"book dmuch better toward end"
the first half of the booked had too much sex and basic day to day for my tastes. Way too involved in detailing their daily lives and sexual activities. felt like science fiction for bored hoisewives. howevee, the later parts of the books were very good, mode war and combat oriented, although sex repeatedly rears it's head throughout. Not badly, just too much for my tastes. All in all, very good read, well written. just depends on what you are looking for.
"So far no good"
I am about four hours into this book and on the verge of returning it. It is clear that the author has strong political leanings, and while I can respect those leanings which are different from my own, I strongly resent having this author wrap his leanings with right wing packaging and sell the to me under the guise of science fiction,
I do not believe that if you eliminate almost all government, have a private police force that charges for its services, give everyone guns and the ability to build and own WMDs, allow monopolistic business practices, and allow what amounts to a kinder gentler kind of slavery, that this will lead to a sustainable economy and a good life for all. The ubiquitous sex does seem pretty nice, but does not really contribute to the story. I hope that I revise this review upwards soon.
"Pass on this one"
The biggest issue was just that the story dragged. Most of the book consisted of the main character working as a gardener and then going through boot camp.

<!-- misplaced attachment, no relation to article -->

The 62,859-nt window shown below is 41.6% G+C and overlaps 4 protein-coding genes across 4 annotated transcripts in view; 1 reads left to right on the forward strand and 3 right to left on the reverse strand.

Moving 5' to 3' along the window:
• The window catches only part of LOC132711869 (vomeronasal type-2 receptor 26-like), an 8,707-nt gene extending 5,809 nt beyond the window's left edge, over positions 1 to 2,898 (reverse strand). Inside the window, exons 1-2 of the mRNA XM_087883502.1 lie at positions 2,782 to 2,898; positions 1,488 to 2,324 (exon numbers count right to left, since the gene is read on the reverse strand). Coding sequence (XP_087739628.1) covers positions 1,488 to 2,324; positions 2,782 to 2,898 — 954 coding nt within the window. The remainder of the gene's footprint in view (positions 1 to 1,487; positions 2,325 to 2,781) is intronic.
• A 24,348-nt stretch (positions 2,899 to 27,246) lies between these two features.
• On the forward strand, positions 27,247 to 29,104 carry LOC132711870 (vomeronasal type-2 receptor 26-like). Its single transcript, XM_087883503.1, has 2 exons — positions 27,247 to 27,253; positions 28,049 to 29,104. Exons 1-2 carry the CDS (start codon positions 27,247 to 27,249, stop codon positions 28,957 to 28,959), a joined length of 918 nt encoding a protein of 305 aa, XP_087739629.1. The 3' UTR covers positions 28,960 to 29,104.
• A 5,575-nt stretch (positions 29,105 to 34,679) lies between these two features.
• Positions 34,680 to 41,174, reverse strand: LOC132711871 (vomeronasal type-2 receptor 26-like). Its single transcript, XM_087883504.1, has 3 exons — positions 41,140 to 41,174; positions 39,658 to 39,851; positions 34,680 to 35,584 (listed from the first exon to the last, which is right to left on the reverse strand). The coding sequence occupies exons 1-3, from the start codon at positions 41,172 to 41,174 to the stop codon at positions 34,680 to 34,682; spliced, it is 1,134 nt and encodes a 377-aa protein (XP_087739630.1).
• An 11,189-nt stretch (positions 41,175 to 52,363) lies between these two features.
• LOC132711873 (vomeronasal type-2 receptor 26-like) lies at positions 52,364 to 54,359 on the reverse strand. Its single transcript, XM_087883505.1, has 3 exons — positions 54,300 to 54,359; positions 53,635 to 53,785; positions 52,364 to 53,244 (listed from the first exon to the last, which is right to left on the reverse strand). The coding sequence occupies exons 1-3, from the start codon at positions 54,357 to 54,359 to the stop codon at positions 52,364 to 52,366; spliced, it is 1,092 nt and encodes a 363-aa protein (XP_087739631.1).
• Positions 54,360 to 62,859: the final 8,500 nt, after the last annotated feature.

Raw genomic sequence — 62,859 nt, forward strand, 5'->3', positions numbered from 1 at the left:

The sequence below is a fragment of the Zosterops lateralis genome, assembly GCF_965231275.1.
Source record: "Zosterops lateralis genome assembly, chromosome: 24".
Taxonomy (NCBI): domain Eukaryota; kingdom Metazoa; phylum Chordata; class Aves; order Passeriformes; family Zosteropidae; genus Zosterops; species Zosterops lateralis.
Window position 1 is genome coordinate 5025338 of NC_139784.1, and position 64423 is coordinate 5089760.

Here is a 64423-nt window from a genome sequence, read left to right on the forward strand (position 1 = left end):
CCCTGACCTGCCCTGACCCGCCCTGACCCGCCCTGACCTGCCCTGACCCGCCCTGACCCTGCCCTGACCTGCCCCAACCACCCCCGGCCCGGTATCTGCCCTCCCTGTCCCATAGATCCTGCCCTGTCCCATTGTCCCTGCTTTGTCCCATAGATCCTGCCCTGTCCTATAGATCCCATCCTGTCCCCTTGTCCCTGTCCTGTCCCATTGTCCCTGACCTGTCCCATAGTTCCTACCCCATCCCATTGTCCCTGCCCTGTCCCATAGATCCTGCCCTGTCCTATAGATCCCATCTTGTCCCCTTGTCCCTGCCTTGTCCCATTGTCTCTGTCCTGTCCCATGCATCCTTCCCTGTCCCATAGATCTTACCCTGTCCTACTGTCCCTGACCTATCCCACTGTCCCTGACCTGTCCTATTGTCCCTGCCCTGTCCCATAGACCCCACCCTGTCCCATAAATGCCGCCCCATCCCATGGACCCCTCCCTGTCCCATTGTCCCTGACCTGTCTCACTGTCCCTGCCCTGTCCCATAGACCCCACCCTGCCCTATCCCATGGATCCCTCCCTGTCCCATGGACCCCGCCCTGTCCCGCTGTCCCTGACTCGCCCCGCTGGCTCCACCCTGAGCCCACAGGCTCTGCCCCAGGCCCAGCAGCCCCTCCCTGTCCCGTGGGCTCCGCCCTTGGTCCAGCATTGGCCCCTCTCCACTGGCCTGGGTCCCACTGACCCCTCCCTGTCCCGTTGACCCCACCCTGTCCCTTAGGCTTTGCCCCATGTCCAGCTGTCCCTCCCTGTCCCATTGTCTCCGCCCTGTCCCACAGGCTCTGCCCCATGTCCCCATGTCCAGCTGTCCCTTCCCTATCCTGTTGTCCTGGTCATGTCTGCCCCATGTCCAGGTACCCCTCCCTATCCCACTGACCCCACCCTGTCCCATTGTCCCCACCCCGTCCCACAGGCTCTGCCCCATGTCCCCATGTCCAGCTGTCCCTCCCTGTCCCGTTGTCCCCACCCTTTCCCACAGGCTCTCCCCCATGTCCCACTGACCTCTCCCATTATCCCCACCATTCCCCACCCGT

Next, the book relied on the concept that the antagonist--the UN--were stupid. When as an author, you make your hero look good by lowering the quality of your antagonist, you are really just showing a lack of creativity.
Throughout the book the author pushes the idea, that if everyone was just a meat eating, gun carrying, libertarian, then there would be no crime, and despite having no government, there would still be all the same services as everyone would just chip in out of the goodness of their hearts. This might work fine for a small village, but would not work for an entire world.
Finally, the author tries to justify bombing every major city on earth as an act of self defense. While a person has a right to defend themselves, they do not have the right to use infinite force to do so, harming a huge number of innocent in the process.
Ohh, and there is a sex scene described after nearly every day in the life of the main character, which does get a little repetitive have about the tenth time.
I'm not a fan of science fiction in the least but this was great, could be any genre because it's more about politics and warfare than it is the tech.
I've read several negative reviews, but I can give them no credence after listening to this book. The storyline could apply to do many different situations in today's news, from American patriots who have long been concerned about the subordination of our constitutional republic to a global agenda all the way to a reflection of what might be motivating the hatred of America by middle eastern cultures that are so different from our own.
The denouement is truly moving in a way that surprised me. Stick with it. I think you will be pleasantly surprised.
"Heinlein with a hammer"
This book was entertaining, especially the battle and fight scenes. The performance was well done. Now, the complaints: I'm not a prude, but the continual, over the top sex scenes were an annoyance...I get it, this place is more libertine than earth, but I kept wondering if I'd accidentally downloaded a bodice ripper romance novel. Also, while I agree with the political philosophy of this book, even I found it a little heavy handed, at times. Heinlein did it better and with more subtlety in Starship Troopers.